‘I know’. I thought, ‘just as I throw it, I will duck my head down’

So I went for it.

When I came to my senses, I realised I was lying flat on my back on the poolside decking.

There was no sign of the snake but it did have its revenge. I had head butted the garden wall so hard I had knocked myself out.

Which brings me back to my brother, Micky.

He is a construction Engineer and works for a prestigious German company. As a result his standards are extremely high.

‘So this is the place you designed and built, is it?’

‘Yes, what do you think?’

I never knew it was possible to say ‘Hmn’ and sniff at the same time.

‘What’s that brown trail up the wall?’

‘Termites. Bastards are eating the place up and they make themselves little tunnels out of chewed dirt to get from one bit of the house to the next. Shit, with all the chemicals I use, HSE would condemn this place as a health hazard’

‘What the fuck was that noise?’

‘Oh that? That’s cats in the roof’

‘You have cats living in the roof?’

‘Feral cats, mean as fuck if you corner one. Even the dogs leave well alone but they do keep the mice down. I only wish they would go outside to piss. You see that dark patch on the ceiling above your head? I think that’s where they do their business 'cos it drips sometimes’

Micky moved from one armchair to another.

‘Are there lots of mice?’

‘Shitloads. Especially during the rainy season. You try sitting here late at night, they’re running over your feet and rattling the dishes in the rack. We use a kind of glued paper to catch them. You can hear them squeaking all night long as they struggle. I used to try and peel them off and throw them over the wall but now I just roll the paper up and beat it a couple of times with a rolling pin. That usually does the job. By the way, don’t be surprised if you open a draw and a gecko pops out. They crawl in there to catch the cockroaches’

‘Marcia has knocked you up a fish curry’, I continued since Micky was strangley mute, ‘you’ll love it. I’ll just get you a plate’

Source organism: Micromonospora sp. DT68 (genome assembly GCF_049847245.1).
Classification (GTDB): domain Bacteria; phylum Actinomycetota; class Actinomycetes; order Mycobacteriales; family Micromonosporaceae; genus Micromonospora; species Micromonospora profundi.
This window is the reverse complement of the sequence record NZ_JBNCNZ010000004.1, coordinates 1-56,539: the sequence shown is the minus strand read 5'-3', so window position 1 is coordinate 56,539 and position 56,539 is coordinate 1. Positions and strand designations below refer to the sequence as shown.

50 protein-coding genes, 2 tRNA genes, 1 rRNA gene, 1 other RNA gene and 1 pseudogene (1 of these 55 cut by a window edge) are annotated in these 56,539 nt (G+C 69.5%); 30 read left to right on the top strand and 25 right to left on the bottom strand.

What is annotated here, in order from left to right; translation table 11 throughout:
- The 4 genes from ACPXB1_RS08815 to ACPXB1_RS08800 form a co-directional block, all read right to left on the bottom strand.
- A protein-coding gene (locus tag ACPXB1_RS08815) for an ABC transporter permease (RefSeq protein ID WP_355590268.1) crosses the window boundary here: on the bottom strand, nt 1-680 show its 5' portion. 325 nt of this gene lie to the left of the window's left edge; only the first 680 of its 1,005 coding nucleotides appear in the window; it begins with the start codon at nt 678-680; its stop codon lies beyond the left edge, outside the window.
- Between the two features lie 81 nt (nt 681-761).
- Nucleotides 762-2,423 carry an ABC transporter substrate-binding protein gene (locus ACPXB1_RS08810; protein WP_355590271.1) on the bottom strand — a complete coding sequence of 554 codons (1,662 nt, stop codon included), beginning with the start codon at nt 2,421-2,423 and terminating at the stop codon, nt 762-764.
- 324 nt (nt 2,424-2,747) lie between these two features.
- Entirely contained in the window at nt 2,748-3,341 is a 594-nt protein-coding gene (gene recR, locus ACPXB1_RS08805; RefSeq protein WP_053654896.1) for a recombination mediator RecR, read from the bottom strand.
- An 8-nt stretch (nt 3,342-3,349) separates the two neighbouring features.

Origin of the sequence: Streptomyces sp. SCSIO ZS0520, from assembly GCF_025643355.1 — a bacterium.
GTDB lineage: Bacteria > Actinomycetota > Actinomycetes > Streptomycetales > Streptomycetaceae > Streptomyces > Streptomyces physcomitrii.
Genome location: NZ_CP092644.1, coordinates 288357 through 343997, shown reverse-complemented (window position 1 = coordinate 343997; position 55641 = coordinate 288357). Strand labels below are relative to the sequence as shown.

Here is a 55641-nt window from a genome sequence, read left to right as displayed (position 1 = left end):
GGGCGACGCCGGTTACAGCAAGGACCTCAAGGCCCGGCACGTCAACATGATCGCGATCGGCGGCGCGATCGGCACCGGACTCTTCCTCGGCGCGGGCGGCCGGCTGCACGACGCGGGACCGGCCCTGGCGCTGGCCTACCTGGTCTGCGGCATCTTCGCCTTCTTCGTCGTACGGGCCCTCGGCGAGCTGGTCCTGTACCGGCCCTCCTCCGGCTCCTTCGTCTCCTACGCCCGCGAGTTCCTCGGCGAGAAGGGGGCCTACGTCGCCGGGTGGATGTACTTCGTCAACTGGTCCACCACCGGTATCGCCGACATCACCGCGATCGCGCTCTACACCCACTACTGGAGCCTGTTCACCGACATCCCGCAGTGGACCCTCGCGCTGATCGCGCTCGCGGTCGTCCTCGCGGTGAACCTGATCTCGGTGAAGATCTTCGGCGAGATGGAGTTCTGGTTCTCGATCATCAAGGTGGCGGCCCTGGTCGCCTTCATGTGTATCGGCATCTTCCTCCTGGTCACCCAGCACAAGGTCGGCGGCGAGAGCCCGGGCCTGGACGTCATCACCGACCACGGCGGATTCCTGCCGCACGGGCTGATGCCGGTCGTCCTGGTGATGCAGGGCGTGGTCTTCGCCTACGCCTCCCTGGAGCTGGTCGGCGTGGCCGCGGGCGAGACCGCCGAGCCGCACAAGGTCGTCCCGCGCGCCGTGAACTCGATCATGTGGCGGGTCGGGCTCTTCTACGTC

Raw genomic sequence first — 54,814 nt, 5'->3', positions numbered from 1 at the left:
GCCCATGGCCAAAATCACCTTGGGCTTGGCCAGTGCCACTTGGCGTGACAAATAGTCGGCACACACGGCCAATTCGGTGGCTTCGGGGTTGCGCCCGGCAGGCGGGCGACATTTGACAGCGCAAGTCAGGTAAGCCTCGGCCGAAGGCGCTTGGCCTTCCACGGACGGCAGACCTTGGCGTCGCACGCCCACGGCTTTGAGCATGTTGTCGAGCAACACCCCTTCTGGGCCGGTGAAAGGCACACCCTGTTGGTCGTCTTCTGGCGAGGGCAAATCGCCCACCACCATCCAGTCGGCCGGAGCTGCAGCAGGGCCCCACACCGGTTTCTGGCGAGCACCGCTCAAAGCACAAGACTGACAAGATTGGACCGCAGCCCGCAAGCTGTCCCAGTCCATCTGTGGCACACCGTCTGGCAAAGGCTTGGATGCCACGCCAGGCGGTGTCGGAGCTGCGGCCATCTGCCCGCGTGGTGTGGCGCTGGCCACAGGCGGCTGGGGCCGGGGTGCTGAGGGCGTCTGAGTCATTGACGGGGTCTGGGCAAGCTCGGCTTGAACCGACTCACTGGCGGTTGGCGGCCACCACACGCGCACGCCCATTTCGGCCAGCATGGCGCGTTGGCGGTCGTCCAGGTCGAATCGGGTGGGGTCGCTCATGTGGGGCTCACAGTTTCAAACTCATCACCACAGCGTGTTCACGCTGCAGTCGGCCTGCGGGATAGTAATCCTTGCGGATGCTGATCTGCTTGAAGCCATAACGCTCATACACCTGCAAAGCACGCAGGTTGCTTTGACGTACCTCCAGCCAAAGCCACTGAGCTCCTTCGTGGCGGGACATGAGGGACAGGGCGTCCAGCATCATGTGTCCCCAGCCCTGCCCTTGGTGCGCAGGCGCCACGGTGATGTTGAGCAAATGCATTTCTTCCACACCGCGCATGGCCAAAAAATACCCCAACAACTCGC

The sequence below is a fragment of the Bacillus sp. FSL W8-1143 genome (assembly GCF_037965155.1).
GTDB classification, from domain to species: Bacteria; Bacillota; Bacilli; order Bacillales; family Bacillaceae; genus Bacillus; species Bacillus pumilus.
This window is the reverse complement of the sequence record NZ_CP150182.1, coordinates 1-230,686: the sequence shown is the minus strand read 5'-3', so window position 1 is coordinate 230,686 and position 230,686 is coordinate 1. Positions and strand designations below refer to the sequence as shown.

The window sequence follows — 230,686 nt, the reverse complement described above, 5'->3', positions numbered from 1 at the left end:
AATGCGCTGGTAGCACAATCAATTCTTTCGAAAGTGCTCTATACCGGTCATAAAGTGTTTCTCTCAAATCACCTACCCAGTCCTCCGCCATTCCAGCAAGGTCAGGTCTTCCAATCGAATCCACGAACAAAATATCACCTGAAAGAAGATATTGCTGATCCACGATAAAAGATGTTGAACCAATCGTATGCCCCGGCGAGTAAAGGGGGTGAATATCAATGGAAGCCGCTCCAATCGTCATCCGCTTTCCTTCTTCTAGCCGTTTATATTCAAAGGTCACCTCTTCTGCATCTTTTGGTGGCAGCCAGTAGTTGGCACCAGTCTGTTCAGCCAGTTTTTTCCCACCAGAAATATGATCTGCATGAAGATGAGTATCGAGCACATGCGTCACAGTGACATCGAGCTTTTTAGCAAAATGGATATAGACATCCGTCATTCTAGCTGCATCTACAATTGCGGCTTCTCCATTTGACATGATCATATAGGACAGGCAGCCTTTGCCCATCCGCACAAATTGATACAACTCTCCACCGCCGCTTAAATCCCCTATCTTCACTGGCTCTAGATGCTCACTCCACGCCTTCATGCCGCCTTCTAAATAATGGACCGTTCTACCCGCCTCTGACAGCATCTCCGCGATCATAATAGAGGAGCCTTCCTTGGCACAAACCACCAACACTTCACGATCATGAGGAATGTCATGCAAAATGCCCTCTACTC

‘But there’s a clean plate here on the table’

‘That was the remains of Alex’s food, I think the dogs licked the plate clean. What do you want to drink?’

‘Anything that comes in a sealed can’

Monday, 14 November 2011

Coprolalia - a compulsion to talk shit



I am now officially divorced from Dominic's mother. It only took eight years.

Before Balbina Maria Mendes Goncalves Gowans and I entered court (she breathtakingly elegant and composed, me still sweating and shocked to realise there was no glass in the window frames and that I had left the Nitrolingual at home, a couple of squirts of which I desperately needed), the clerk warned us that we would not be allowed to address each other directly, no doubt tired as they were of uncontrolled acrimonious outbursts between estranged partners, so we could only communicate with each other through the judge. Bearing in mind I had instinctively avoided all but the most essential contact with my wife for nearly a decade and that this is pretty much a male dominated society, I started to relax. Even if she had a finely honed Sabatier knife in her Hermes Birkin handbag, with such close supervision Bina was unlikely to get close enough to me to stick it through my worthless heart.